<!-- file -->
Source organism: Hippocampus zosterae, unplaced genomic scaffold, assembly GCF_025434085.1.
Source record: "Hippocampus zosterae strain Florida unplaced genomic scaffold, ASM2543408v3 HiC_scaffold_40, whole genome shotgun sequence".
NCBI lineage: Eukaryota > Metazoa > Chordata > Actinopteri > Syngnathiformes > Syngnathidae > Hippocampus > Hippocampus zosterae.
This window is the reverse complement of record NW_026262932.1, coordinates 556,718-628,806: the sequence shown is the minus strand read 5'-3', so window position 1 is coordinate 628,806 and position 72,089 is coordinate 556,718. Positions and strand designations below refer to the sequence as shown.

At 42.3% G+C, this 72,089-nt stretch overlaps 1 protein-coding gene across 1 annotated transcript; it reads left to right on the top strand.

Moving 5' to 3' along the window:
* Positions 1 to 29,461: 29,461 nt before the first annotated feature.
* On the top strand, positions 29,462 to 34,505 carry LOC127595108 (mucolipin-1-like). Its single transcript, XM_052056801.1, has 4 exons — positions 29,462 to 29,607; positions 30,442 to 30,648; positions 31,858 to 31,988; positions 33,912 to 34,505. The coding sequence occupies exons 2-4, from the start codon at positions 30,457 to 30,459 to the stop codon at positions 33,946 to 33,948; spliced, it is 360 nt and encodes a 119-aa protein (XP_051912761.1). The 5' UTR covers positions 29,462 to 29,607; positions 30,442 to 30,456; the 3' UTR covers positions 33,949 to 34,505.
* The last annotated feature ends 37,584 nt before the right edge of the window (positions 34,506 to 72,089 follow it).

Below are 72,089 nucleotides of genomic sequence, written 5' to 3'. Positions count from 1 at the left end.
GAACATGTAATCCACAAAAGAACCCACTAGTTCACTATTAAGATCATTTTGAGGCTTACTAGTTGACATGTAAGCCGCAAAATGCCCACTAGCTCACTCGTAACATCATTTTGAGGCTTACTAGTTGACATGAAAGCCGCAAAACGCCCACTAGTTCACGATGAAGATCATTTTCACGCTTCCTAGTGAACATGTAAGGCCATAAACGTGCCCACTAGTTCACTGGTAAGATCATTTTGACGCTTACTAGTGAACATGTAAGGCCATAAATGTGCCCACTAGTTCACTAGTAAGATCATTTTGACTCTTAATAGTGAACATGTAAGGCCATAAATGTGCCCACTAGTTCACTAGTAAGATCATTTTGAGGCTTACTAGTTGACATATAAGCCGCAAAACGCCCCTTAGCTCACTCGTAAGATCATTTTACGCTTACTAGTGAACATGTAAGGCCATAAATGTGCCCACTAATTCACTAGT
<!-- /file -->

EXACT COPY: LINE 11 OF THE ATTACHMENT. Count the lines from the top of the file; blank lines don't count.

GAACATGTAATCCACAAAAGAACCCACTAGTTCACTATTAAGATCATTTTGAGGCTTACTAGTTGACATGTAAGCCGCAAAATGCCCACTAGCTCACTCGTAACATCATTTTGAGGCTTACTAGTTGACATGAAAGCCGCAAAACGCCCACTAGTTCACGATGAAGATCATTTTCACGCTTCCTAGTGAACATGTAAGGCCATAAACGTGCCCACTAGTTCACTGGTAAGATCATTTTGACGCTTACTAGTGAACATGTAAGGCCATAAATGTGCCCACTAGTTCACTAGTAAGATCATTTTGACTCTTAATAGTGAACATGTAAGGCCATAAATGTGCCCACTAGTTCACTAGTAAGATCATTTTGAGGCTTACTAGTTGACATATAAGCCGCAAAACGCCCCTTAGCTCACTCGTAAGATCATTTTACGCTTACTAGTGAACATGTAAGGCCATAAATGTGCCCACTAATTCACTAGT